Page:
Degree Year


Document Type


Degree Name

Bachelor of Arts




Erik Inglis


Cistercians, Fontenay, Architecture, Blacksmithing, Forges, Medieval, Art, Clairvaux, Sound, Silence, Communication, Work, Lay brothers, Monks, Monasteries, Monasticism, Abbey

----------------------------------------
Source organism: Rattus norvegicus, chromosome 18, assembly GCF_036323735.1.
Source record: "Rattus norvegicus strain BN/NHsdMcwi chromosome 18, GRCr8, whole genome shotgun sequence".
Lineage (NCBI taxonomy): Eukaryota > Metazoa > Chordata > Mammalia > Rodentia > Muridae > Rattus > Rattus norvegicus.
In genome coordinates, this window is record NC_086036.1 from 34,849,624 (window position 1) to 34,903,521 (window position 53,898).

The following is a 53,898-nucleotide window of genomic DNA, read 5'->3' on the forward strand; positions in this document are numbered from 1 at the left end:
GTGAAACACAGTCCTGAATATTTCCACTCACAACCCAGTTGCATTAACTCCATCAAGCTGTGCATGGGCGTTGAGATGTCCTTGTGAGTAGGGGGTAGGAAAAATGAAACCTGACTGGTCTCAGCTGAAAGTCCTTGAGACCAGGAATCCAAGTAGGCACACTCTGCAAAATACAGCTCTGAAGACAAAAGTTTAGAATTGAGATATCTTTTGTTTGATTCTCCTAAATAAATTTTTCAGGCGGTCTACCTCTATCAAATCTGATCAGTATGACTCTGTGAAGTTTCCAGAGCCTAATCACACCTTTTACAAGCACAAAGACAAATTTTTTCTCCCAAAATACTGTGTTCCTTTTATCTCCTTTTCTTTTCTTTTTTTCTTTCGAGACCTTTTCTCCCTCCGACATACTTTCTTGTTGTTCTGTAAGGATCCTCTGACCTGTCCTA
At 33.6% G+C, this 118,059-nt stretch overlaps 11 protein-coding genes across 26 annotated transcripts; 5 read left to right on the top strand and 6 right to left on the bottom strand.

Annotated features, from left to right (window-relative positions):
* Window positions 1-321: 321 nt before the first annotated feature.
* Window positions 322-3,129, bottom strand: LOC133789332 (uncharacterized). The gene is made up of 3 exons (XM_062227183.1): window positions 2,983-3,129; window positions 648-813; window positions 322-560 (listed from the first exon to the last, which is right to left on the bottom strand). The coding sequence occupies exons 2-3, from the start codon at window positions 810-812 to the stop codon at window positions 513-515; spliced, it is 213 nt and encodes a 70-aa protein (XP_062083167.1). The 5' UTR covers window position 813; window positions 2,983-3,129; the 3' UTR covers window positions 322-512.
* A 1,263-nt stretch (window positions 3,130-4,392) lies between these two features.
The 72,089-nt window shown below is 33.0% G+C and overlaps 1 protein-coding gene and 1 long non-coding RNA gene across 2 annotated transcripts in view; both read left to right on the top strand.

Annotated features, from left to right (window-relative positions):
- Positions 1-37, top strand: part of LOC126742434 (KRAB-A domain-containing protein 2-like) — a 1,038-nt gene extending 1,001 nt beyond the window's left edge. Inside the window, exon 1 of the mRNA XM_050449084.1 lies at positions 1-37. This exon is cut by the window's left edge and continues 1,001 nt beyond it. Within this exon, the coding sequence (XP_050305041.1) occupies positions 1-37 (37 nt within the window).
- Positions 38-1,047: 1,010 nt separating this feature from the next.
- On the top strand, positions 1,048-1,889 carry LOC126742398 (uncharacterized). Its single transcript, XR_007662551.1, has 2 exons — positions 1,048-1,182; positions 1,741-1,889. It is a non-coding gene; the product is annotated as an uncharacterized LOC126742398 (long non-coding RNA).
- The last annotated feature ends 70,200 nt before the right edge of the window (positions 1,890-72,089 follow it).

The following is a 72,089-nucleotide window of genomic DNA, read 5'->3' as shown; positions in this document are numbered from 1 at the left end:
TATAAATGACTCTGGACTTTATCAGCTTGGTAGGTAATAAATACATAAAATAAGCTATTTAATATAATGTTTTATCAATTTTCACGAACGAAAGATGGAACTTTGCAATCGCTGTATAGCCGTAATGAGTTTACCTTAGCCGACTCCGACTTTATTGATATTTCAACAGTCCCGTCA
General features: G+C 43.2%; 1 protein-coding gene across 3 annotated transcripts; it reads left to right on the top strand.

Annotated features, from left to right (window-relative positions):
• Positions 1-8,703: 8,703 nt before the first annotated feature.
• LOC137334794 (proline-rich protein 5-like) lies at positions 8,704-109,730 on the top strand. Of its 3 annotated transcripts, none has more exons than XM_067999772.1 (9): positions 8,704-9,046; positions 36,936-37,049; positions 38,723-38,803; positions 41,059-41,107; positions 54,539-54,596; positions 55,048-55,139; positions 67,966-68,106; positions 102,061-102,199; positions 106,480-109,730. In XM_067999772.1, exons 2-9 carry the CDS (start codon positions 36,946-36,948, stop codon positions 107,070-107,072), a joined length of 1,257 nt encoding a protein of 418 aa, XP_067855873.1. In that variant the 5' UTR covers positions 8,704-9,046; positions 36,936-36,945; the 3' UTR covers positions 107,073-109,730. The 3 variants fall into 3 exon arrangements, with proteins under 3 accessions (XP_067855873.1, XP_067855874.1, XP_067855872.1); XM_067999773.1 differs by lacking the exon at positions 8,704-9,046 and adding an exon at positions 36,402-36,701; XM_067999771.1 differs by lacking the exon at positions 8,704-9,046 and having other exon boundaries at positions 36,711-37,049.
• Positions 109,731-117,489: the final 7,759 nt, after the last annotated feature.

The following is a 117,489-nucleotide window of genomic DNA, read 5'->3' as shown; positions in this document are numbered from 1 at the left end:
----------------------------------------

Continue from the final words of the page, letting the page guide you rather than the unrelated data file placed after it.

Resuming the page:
This research considers the place of artisans and manual labor, specifically blacksmiths and metalworking, within Cistercian monasticism in 12th and 13th century Europe. Stressing the dual importance of daily prayer and manual labor in strict silence, the Cistercian order of monks sought to reform traditional monastic practices they saw as excessive and far removed from their guiding set of regulations, the Rule of St. Benedict. Their growing numbers in the 12th century led them to establish a second class of monks, known as lay brothers, who provided the majority of each monasteries’ manual labor and who were largely prevented from moving outside the spaces and buildings designated for them in the monastery. Drawing from archaeological studies of forge buildings in France and England, as well as from legislative and regulatory documents that shaped the social structure and economic growth of the Cistercian Order, this project seeks to present the spaces of Cistercian metalwork as centers of experience and knowledge distinct but inextricable from the monasteries they supplied and supported. This focus brings greater attention to the relatively unexplored topic of monastic blacksmiths and their experience of monastic life, specifically the Cistercians’ strong restrictions on speech and communication. This allows us to better understand tensions between manual labor, communication, and the transmission of knowledge that come out of medieval monasticism.